An art museum enforces a very ritualized relation of one's body to the space of the building. One walks quietly through large spaces. There are convenient benches. One looks. Reads labels. And looks. The contemplative stance is normative; reverence rules. The art is removed from daily life, to be experienced intensely but at an aesthetic distance.
Putting art at the service of life to transform life has been a goal of modern artists. So removing art from the museum has been a passion for much of 20th-century art. (Of course there's been an opposite passion on the part of many artists to get into the museum so that their art can be noticed.)
Art became immured in the museum only in the 18th and 19th century, since museums are a relatively recent institution. Before that, much art lived in public churches and public squares. Other art lived privately sequestered away in aristocratic estates and gardens.
In a museum labels and posters use art history to broaden the experience of the artworks. This opens a context for the artwork to relate to other artworks, but this is a confined space and a safe horizon. Or at least it used to be. Now art history is breaking down barriers by relating artworks to social movements, revolutionary impulses, repressed feelings and desires, and other wider horizons that may scare the connoisseurs of comfortable history.
Even so, reading descriptive labels remains a quiet activity (1). Compare the quiet art museum to the lively chaos at a science museum filled with children running about, pushing buttons, walking through apparatus that makes them feel different. Is there some way to bring such an energetic atmosphere to the experience of Arakawa and Gins's work, which begs to be lived in, not just contemplated?
Outside the museum we can run into obstreperous art that glories in denying reverential distance -- guerrilla theater, performance art, some public installations -- yet these often bring the museum with them, putting invisible lines around themselves as works to be contemplated. It is so easy for the work or for the audience to adopt an aesthetic attitude that insulates the audience from challenge to their beliefs, attitudes, or bodily orientation. Trying to overcome this distance can force the artworks to become more and more extreme, which in turn encourages still more safe distance on the part of the audience.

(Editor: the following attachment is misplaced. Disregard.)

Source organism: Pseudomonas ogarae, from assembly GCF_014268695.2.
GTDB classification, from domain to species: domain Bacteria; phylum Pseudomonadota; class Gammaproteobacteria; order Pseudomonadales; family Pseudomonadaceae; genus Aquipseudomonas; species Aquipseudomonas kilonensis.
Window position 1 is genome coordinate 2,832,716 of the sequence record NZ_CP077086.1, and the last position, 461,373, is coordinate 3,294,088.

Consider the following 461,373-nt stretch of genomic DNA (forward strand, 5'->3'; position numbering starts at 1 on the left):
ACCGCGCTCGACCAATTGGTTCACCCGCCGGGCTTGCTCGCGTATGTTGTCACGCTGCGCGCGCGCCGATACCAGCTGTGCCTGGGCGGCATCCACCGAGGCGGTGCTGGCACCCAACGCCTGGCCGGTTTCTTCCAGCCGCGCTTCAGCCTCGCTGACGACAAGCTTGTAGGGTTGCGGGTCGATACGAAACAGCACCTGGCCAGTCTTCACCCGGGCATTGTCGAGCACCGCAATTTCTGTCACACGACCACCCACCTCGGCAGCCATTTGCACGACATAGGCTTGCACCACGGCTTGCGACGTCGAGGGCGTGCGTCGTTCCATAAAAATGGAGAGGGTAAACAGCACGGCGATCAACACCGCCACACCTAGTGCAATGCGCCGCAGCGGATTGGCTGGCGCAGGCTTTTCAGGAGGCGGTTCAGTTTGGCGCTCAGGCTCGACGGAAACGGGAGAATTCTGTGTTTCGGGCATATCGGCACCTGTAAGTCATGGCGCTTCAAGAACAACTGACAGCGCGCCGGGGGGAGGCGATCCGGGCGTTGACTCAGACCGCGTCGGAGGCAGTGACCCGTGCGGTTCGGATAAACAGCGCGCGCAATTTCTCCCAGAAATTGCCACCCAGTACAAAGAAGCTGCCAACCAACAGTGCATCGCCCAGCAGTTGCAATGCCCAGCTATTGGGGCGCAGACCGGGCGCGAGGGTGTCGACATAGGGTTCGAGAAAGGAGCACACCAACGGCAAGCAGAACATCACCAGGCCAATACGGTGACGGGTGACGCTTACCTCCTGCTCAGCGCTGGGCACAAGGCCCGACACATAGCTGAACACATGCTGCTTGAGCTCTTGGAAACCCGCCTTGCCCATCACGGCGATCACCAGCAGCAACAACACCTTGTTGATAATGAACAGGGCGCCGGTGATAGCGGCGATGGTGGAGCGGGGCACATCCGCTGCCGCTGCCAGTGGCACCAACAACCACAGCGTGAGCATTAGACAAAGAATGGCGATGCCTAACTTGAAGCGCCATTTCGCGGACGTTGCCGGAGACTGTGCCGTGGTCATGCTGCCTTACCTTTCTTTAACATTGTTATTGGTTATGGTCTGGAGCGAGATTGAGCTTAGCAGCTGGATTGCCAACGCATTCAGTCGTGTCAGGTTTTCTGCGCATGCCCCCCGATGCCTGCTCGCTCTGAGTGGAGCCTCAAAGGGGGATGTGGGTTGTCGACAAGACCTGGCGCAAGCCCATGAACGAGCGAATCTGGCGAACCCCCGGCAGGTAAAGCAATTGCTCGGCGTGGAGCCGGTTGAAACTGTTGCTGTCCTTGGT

Architecture has the advantage in this, because it can force us to adapt to its spaces and orientations. We cannot remain in a purely contemplative attitude when we are actually within and challenged by puzzling spaces, unexpected heights and depths, colors and volumes. We have to move; we have to organize perceptions and synthesize a bodily image of where we are and what we can do within the building. So the architect has the power to be more than a creators of objects for contemplation. Arakawa and Gins intend to use that power, .
This is not to deny that there are many buildings that are created mainly to be objects for contemplation, buildings whose novel façades photograph well but whose insides enforce thoroughly conventional spatial patterns. Most architecture is designed to be consumed easily, so as not to challenge familiar activities and goals. Such buildings fit nicely into the flat media that display and publicize them.
Better architecture can transcend and challenge familiar activities and intentions, making them something more than they had begun to be (2). Arakawa and Gins want their buildings to be more than displays. But for this they have to be lived in, not displayed at a distance.